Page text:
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Tsunami research 2013-14

Caption: Tsunami height (maximum amplitude) in metres at 50th percentile at return period of 2,500 years. Degrees longitude shown on horizontal axis; degrees latitude on vertical axis. Data: GNS Science.

Review of Tsunami Hazard in New Zealand

A report summarising New Zealand’s tsunami hazard was prepared in 2013 for the Ministry of Civil Defence and Emergency Management. The ‘Review of Tsunami Hazard in New Zealand (2013 Update),’ examines all likely sources of tsunami that could affect New Zealand. The review builds on the previous 2005 report and summarises the current state of knowledge and highlights new research. A substantially revised probabilistic hazard model has been constructed for this report, which for the first time estimates the tsunami hazard for all parts of the New Zealand coastline.

The review focusses on quantifying tsunami hazard caused by earthquakes ─ the likely size of resulting tsunami over specified timescales, along with estimates of uncertainty. The hazard posed by tsunami generated by landslides and volcanic activity has also been carefully considered. It is not yet possible to quantify the hazard from these sources, though research towards this goal is being undertaken.

Japan tsunami Stuart Fraser 400

Aftermath of Tohoku tsunami 2011. Photo: Stuart Fraser and IStructE Earthquake Engineering Field Investigation Team

The 2011 Tohoku tsunami in Japan illustrated some of the key changes in scientific knowledge. The tsunamis of the Indian Ocean (2004) and South Pacific (2009), followed by Tohoku were produced by earthquakes substantially larger than considered likely to occur at those locations. These earthquakes contradicted previous geophysical assumptions about the maximum magnitudes of earthquakes that could be created on tectonic plate boundaries.

There are now far fewer restrictions on possible maximum magnitudes than previously thought, and the new probabilistic model attempts to account for this. It is now known that there was a similar tsunami in Japan in AD 869, indicating that the interval between the largest earthquakes there is over a thousand years. The tectonic plates in Japan are converging twice as fast as those around New Zealand, which suggests that the interval between the largest earthquakes on our local plate interfaces could be in excess of 2,000 years. The important implication here is that our brief historical record of 200 years can, on its own, provide very little guidance in estimating the magnitude of the largest earthquakes that New Zealand may experience.

To improve estimates of the earthquake potential of subduction plate interfaces around New Zealand, where one plate is pushed below another, we must study the evidence of prehistoric tsunami and earthquakes (paleotsunami and paleoearthquakes) in the geological record, and work with the global community to find new, statistically valid, geophysical methods for estimating earthquake potential.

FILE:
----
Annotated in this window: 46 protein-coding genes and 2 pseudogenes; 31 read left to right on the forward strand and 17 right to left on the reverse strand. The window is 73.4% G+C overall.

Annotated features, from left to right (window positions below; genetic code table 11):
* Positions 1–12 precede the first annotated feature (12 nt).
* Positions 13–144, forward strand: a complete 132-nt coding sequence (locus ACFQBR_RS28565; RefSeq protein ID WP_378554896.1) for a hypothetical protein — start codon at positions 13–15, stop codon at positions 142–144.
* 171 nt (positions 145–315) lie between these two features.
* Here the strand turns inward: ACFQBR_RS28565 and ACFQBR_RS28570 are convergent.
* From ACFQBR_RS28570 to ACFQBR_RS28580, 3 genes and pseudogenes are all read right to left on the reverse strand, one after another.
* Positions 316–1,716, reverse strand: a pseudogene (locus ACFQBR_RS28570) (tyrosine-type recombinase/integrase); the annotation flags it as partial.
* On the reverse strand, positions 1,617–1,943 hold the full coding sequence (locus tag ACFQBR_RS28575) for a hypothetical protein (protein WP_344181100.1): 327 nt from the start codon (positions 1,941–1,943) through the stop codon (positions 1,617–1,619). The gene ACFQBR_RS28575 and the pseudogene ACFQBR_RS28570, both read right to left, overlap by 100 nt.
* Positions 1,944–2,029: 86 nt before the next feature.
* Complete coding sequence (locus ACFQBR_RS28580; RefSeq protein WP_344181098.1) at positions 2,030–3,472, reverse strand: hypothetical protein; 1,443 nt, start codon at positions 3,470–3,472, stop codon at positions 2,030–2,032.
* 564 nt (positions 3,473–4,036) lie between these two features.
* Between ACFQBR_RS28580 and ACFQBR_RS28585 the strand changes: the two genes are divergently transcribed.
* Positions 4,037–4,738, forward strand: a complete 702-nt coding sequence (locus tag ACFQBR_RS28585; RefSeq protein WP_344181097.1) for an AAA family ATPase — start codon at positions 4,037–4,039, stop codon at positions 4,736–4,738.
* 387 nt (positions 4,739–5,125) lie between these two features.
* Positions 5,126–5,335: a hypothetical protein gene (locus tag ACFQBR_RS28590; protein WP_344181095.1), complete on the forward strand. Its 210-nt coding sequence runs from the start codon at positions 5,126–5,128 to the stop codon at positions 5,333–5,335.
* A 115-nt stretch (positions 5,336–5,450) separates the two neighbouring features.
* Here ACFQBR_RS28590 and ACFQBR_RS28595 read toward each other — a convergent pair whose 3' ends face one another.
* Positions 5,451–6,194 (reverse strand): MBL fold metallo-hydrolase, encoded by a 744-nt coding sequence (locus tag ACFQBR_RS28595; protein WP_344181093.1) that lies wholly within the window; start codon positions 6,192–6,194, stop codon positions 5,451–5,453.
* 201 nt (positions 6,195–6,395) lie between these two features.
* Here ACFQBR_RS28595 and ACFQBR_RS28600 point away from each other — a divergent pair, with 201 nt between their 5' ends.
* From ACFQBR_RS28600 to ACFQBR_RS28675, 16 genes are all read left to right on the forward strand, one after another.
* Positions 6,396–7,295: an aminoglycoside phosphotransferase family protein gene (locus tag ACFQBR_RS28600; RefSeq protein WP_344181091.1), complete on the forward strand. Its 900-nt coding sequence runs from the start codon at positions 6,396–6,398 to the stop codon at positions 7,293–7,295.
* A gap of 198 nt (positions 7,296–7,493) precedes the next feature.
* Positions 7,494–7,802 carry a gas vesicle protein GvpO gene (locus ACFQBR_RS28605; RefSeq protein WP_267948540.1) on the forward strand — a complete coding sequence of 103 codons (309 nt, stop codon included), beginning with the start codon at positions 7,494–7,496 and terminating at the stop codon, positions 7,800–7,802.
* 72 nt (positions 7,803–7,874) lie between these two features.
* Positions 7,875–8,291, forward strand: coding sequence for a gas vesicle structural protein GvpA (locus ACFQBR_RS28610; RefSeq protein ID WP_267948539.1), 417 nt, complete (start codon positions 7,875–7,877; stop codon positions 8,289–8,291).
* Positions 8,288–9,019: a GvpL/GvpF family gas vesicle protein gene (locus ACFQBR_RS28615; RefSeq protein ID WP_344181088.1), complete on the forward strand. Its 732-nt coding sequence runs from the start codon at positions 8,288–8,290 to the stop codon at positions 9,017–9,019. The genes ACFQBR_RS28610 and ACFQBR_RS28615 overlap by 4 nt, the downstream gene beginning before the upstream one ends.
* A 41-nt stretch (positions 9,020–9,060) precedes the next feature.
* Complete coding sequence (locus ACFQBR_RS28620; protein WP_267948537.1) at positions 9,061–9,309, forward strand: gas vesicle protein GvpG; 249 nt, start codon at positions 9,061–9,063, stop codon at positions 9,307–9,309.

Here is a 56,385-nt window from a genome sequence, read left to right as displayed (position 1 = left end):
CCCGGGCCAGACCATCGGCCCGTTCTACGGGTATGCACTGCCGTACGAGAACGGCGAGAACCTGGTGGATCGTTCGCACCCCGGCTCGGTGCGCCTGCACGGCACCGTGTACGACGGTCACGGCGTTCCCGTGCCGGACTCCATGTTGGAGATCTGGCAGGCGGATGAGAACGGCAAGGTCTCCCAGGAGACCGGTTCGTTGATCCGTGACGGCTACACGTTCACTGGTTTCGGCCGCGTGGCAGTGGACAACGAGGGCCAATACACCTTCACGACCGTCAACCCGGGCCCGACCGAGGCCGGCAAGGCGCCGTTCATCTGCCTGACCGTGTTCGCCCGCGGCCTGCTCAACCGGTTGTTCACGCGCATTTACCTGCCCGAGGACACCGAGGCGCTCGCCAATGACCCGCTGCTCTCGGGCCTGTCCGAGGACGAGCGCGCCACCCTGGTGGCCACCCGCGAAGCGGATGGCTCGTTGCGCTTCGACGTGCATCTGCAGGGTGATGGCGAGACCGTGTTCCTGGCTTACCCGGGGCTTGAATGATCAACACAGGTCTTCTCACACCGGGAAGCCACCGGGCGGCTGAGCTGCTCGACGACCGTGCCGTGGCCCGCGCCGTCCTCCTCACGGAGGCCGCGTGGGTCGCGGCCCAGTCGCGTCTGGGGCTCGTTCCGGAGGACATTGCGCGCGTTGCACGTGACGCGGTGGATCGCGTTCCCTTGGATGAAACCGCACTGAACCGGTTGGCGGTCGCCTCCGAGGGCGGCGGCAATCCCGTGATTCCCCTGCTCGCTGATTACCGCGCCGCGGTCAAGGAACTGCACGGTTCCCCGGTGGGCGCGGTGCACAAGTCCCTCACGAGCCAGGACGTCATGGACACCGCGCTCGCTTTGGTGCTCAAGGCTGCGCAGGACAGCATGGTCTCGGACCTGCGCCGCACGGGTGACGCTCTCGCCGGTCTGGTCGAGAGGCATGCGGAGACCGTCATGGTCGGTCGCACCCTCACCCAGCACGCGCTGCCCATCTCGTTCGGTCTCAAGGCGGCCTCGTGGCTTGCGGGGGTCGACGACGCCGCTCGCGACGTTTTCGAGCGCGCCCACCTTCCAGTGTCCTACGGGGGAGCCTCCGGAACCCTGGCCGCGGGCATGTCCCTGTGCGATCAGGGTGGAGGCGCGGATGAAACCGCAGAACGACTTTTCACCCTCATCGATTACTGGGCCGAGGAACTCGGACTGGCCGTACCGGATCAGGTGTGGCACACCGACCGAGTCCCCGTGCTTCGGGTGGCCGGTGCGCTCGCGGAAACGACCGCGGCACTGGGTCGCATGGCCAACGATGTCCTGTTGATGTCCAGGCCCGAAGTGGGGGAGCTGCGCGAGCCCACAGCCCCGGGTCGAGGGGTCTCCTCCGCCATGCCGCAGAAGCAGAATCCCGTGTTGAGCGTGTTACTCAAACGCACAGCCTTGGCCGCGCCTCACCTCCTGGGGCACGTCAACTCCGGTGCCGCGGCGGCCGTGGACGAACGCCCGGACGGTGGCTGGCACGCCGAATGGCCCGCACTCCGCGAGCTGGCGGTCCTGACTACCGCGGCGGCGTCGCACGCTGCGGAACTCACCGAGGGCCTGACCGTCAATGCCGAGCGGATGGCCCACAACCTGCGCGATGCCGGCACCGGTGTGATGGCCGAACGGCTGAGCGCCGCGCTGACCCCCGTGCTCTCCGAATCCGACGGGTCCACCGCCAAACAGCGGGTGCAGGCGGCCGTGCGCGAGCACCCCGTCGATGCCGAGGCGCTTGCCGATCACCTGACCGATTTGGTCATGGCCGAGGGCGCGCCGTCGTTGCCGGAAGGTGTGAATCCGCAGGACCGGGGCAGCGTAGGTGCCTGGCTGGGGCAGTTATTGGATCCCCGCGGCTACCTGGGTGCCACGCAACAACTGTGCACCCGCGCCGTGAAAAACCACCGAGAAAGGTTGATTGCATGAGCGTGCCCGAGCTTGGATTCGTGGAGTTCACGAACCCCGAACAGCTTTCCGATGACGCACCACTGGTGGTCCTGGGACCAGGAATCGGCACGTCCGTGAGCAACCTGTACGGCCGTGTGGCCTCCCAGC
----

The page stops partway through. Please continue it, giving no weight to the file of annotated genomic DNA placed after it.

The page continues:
The movement between the tectonic plates in the Tohoku tsunami was very non-uniform—in some areas the plates moved more than 50 metres whereas in many other areas the movement was much less, typically around 5 to 10 metres. This ‘non-uniform slip’ has important implications for tsunami, as the distribution of movement between the plates affects the motion of the seabed, which determines the size of tsunami. The probabilistic model in the report attempts to incorporate the effects of this phenomenon to a first level of approximation - this is at the cutting-edge of current science and the analysis represents a first attempt at tackling this important problem.

The greater uncertainty that now exists regarding the maximum size of earthquakes on plate boundaries has led to an increase in the estimated hazard from tsunami triggered by local and regional sources. While the overall levels of estimated tsunami hazard did not change greatly from the 2005 report, the estimated hazard generally increased in those areas most exposed to tsunami from local subduction zones – notably the east-facing coasts of the North Island, and the southwest corner of the South Island.


  • John Hamilton, MCDEM Director, interviewed by Radio NZ about the National Tsunami Hazard Model and actions needed.
  • Development of MCDEM's National Tsunami Hazard Model led by William Power (GNS Science), which for the first time includes all coasts of New Zealand.

Contact: William Power, GNS Science

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Last updated 10 Nov 2014